ALBUQUERQUE, N.M. (KRQE) – A state inspection of the University of New Mexico’s hazardous materials compliance turned up 30 violations, with allegations that UNM mishandled and mislabeled chemicals.
The surprise inspection occurred in March. Problems were found in a number of different campus buildings leading to the violations. They include:
- Some hazardous waste containers had cracked lids, were rusty or were leaking.
- Treating hazardous materials without a permit in the Biology Building
- Leaving hazardous waste containers open
- Improperly labeled waste containers, including used oil in unlabeled containers at the Automotive Center
- Not having a proper emergency plan in case hazardous material is released
“They all play into a culture of safety,” said Kathryn Roberts, head of the state’s Resource Protection Division. “It’s always concerning to see violations of our regulations.”
Roberts says the violations “possibly” put students and faculty and UNM at risk. Also worrying to the state is that some of these are not new problems.
“Some of these are repeat violations from previous inspections,” said Roberts. “Folks on the ground there are not managing their waste appropriately.”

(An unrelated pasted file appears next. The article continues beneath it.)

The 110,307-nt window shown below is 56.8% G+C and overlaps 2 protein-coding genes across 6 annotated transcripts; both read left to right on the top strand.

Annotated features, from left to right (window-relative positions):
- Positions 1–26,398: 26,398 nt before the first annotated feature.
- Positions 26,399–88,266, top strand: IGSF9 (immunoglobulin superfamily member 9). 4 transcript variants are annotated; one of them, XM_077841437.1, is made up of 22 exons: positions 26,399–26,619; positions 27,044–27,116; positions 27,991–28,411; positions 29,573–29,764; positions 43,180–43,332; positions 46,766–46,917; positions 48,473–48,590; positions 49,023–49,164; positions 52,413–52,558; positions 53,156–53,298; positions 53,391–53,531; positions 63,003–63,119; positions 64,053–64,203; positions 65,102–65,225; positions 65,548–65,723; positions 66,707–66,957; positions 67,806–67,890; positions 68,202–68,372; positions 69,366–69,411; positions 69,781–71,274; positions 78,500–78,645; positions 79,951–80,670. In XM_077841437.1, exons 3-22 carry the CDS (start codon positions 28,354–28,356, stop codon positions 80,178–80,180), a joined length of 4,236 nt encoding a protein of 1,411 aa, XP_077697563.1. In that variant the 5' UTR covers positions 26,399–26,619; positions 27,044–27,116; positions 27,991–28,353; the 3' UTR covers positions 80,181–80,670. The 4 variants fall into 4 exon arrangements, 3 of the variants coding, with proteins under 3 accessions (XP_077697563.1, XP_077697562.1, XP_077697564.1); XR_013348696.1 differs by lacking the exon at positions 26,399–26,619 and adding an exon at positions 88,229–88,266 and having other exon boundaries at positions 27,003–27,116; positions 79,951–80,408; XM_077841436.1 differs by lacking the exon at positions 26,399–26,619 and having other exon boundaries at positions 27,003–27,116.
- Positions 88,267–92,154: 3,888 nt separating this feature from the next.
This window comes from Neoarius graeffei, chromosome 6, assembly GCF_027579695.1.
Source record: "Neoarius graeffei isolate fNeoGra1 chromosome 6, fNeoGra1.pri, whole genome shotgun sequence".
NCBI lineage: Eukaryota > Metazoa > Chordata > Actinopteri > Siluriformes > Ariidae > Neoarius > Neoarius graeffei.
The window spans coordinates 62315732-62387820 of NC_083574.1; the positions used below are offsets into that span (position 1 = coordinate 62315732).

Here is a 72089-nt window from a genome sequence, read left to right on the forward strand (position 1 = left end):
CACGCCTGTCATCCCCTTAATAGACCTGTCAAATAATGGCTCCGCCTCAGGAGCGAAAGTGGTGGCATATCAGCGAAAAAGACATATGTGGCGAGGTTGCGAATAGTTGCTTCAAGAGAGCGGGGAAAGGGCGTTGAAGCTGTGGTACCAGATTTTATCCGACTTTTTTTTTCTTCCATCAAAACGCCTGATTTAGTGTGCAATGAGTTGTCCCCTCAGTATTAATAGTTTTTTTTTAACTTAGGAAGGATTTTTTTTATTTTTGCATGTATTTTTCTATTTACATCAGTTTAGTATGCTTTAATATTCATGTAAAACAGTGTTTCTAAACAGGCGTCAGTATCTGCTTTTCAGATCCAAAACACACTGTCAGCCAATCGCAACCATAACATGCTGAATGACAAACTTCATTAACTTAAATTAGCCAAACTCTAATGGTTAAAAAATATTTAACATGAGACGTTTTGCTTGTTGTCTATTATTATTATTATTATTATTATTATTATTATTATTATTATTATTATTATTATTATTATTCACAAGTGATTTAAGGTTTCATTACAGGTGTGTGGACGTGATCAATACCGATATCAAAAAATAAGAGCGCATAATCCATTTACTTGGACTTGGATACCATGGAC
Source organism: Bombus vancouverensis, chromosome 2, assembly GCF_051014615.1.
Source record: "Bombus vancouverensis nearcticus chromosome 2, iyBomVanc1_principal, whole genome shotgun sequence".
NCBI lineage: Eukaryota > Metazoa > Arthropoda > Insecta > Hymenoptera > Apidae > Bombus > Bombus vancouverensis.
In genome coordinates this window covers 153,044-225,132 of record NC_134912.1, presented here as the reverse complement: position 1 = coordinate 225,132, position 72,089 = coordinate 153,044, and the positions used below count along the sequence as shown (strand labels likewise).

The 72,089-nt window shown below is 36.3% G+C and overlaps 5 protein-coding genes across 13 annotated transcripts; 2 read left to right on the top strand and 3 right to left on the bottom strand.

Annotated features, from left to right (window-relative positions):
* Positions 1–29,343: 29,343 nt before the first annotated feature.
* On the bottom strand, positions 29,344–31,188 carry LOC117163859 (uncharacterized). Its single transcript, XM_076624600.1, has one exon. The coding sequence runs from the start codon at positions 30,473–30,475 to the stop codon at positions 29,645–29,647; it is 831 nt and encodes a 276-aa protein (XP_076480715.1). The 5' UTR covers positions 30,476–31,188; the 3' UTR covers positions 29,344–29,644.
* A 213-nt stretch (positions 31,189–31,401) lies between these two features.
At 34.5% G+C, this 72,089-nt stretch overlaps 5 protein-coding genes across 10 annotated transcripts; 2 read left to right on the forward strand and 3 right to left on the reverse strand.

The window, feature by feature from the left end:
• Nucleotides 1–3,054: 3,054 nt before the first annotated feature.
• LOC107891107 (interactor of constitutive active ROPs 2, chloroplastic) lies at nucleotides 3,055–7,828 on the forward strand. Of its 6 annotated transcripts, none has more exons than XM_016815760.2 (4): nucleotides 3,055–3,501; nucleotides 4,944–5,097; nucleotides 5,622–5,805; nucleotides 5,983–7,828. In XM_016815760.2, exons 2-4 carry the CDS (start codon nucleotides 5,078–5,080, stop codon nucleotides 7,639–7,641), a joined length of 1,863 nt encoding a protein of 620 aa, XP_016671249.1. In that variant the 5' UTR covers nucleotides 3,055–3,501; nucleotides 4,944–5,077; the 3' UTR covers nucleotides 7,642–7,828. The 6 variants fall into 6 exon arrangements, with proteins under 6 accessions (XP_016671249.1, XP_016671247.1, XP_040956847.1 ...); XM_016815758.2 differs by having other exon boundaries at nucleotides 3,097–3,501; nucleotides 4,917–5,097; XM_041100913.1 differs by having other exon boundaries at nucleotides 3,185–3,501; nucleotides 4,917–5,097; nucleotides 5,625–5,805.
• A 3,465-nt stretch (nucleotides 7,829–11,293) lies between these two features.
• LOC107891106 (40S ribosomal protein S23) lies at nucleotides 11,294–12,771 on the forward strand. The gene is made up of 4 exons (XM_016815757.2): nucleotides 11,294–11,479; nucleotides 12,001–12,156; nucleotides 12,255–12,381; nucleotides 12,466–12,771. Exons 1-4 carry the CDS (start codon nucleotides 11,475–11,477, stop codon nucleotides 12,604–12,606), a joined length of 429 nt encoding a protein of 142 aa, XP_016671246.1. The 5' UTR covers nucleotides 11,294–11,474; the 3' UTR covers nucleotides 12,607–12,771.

The state does give the university some credit for beefing up its training program.
In its response to the notice of violations sent by the state, UNM denied some of the problems cited were violations but also discussed steps it had already taken to fix others.
UNM declined to answer KRQE News 13’s questions about the state’s allegations on camera, but did release a statement reading in part:
The University of New Mexico recognizes the critical importance of the safe handling and proper disposal of chemicals in campus facilities. The review by the New Mexico Environment Department inspectors found no allegations of the improper release of any waste. Most are minor and have been addressed. Some indicate a difference in interpretation of the standards between UNM and NMED. UNM will continue to work closely with NMED to provide updated training of students, staff and faculty to better meet state regulations.
Each violation could cost UNM up to $10,000 per day in fines, however Roberts says the final penalty has not been determined and the state and UNM are in discussions about a resolution to this case.